[plt-scheme] Meaning of set-box!

From: John Clements (clements at brinckerhoff.org)
Date: Mon Jan 22 15:28:17 EST 2007

On Jan 22, 2007, at 12:03 PM, Woodhouse, Gregory J. wrote:

> My understanding is that set-box! is used to modify the contents of  
> a box, but neither of these seem to work
>> (define (my-set-bang x a)
>     (set-box! x a))
>> (define x 1)
>> (my-set-bang (box x) 2)
>> x
> 1
>> (set-box! (box x) 2)
>> x
> 1

What does it mean to "change the contents of a box"?  You're reading  
this as "the thing in the box changes," whereas the actuality is that  
"the box now contains a new thing."  That's what boxes do.

Put it a different way; you're putting a three into the box.  If set-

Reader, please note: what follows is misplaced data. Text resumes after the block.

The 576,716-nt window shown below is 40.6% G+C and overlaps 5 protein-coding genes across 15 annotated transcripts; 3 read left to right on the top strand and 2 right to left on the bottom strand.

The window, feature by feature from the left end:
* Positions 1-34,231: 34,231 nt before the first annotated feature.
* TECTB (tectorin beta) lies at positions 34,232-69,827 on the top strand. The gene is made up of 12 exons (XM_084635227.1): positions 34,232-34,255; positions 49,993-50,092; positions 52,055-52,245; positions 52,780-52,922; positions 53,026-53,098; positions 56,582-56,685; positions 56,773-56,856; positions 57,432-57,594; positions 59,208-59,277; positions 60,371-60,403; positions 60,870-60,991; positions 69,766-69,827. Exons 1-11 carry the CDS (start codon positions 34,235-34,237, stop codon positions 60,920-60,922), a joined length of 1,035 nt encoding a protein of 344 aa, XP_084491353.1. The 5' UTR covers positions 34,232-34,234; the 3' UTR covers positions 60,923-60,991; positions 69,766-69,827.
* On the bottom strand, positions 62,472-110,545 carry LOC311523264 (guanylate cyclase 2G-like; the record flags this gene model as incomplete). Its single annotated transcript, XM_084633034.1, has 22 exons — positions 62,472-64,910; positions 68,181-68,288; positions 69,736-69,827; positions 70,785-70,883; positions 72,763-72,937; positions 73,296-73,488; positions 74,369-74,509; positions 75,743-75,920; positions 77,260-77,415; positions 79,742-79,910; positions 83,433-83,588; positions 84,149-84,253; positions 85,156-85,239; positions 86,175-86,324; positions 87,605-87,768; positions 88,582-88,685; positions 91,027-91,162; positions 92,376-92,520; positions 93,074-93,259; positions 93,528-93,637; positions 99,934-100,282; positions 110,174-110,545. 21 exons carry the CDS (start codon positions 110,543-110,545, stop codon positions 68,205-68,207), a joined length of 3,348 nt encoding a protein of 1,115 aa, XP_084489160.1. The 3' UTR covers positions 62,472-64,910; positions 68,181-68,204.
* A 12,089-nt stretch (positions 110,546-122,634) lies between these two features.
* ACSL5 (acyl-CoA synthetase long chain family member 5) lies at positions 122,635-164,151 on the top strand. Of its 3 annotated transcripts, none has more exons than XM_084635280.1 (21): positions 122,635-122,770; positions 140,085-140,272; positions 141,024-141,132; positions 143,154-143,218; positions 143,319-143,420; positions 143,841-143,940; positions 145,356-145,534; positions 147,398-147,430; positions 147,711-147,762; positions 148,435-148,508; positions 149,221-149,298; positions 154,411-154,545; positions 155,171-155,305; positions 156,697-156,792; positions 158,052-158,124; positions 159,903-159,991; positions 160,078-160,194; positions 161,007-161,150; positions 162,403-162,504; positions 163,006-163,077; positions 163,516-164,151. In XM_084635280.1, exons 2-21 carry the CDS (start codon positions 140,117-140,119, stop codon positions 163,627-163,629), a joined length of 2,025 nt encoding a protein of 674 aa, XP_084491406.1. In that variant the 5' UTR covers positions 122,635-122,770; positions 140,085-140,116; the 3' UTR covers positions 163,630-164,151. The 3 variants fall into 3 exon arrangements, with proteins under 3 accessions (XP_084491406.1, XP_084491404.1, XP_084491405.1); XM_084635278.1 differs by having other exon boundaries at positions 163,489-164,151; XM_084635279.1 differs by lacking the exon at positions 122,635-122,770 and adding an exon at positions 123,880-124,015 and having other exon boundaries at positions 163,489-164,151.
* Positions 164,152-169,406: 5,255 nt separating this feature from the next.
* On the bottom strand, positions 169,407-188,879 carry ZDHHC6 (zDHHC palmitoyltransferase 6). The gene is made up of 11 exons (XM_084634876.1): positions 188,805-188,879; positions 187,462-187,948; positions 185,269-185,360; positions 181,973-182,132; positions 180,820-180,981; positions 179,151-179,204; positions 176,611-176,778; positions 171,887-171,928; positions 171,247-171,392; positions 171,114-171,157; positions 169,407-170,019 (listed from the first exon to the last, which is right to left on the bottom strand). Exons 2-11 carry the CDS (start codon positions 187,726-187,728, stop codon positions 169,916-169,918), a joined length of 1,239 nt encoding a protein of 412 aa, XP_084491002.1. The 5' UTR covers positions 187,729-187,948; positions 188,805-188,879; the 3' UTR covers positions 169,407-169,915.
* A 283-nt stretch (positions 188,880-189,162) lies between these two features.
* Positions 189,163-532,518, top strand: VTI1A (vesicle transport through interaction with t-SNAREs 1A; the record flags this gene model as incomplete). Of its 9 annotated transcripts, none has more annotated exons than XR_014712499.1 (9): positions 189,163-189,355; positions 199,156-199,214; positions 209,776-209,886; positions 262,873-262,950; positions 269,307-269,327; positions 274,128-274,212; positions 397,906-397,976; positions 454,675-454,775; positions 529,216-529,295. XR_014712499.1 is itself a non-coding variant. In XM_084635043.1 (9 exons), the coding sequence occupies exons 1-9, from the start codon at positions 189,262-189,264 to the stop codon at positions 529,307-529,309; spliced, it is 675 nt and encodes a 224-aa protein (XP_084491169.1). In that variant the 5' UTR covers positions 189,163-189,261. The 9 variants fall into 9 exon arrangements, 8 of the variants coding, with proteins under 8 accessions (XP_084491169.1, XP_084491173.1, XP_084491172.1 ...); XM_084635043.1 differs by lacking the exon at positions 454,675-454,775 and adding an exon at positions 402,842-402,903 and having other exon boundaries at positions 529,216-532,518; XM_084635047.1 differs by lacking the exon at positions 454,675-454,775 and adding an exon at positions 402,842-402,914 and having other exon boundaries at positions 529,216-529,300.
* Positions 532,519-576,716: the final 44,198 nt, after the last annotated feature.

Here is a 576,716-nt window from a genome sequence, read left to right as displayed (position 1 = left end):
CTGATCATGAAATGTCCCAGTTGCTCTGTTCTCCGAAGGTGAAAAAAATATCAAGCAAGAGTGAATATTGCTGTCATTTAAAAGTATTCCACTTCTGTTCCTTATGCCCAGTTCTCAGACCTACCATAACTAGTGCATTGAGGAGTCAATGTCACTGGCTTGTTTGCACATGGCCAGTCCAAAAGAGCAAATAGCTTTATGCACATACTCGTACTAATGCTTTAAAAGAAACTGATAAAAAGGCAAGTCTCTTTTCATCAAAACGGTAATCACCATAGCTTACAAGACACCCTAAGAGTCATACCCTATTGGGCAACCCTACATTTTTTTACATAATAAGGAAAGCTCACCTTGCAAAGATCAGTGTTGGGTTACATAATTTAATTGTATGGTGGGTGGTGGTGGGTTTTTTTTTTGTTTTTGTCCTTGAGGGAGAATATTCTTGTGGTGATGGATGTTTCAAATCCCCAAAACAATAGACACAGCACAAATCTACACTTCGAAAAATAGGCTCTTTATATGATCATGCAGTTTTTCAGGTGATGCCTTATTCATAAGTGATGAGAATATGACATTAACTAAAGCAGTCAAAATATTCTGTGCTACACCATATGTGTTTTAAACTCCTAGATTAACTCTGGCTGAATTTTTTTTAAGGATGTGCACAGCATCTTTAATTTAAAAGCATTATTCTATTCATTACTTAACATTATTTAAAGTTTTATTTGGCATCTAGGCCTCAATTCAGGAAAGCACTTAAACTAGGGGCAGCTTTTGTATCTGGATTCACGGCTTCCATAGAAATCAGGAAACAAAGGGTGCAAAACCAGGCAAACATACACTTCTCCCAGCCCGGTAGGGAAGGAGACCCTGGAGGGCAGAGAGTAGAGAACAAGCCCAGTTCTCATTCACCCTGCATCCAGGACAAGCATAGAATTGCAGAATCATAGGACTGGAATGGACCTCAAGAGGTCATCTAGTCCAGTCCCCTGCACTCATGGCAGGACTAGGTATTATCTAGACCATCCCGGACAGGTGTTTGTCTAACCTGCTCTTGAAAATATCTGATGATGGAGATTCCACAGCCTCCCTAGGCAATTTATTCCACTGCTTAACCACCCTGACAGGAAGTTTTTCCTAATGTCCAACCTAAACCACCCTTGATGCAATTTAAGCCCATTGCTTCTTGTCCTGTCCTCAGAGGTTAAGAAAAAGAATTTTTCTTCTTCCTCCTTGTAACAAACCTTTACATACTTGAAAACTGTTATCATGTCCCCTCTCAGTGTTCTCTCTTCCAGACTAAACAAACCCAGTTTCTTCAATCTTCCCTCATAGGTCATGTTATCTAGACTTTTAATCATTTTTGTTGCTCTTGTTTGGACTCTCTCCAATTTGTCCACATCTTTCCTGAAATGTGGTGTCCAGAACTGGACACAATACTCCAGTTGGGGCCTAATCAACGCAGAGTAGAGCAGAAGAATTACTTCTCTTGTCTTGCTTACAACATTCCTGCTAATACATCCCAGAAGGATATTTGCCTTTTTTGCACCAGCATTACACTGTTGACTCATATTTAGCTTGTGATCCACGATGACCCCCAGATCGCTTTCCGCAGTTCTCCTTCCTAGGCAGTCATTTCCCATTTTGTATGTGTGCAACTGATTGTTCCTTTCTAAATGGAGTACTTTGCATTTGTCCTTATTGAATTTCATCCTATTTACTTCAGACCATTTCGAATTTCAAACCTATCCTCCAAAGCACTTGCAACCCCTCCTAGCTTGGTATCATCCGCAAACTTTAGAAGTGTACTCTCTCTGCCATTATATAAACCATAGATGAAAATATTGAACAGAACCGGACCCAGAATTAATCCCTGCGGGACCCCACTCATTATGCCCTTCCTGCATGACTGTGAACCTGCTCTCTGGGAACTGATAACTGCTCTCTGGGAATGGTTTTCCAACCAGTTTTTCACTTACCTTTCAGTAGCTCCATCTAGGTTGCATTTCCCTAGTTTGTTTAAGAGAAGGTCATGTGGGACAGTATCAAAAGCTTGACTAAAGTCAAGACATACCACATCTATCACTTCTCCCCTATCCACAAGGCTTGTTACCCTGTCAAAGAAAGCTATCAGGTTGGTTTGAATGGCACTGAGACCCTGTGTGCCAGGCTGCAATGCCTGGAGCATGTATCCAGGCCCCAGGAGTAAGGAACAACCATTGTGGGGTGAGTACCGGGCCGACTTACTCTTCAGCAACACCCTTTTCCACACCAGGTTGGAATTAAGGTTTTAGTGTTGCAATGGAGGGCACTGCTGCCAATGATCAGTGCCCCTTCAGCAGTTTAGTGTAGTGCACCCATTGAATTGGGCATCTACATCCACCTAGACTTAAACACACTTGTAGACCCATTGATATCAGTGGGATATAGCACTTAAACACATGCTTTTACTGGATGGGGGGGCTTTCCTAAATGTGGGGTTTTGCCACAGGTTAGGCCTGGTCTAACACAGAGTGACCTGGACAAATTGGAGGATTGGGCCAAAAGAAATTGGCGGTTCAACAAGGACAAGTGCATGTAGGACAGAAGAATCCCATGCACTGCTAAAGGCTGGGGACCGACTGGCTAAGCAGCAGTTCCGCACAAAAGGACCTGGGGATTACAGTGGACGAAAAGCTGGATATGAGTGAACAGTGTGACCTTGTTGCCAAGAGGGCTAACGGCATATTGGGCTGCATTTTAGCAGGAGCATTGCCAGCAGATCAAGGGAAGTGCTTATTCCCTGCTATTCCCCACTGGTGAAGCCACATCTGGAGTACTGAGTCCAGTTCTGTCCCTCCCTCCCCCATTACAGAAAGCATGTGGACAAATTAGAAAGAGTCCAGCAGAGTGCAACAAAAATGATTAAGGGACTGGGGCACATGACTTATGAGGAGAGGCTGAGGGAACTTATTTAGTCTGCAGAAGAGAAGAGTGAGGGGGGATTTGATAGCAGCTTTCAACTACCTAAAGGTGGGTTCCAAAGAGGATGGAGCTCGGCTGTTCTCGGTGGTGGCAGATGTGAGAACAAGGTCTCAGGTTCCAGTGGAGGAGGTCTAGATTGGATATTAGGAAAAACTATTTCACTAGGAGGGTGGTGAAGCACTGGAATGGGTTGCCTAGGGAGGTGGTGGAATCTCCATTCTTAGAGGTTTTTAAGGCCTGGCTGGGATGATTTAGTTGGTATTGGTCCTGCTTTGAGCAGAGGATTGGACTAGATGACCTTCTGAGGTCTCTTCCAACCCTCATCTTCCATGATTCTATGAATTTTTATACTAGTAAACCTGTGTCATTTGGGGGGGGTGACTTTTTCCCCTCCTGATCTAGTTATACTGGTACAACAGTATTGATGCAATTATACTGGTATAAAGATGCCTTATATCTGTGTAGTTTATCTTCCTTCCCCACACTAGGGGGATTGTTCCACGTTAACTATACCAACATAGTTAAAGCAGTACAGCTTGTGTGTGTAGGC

box! meant "the thing in the box changes," then your program would mean

"change three into four"

This probably isn't what you want.

> On the other hand, I can see that the box contents does change,  
> even if the variable x does not change
>> (define x 1)
>> (define y (box x))
>> (set-box! y 2)
>> x
> 1
>> (unbox y)
> 2

Yes, you're right. The box now contains a new value.

> What I'm trying to do is define a mutator. to be specific, I want  
> to make incremental updates to an environment/symbol table. What  
> I'm doing now is something like

For mutable bindings, you want to bind variable names to boxes.

Let me strongly suggest that you go and read a PL textbook;  
"Programming Languages: Application & Interpretation" is (AFAIK) free  
and online and deals EXTENSIVELY with this very topic.

All the best,

John Clements

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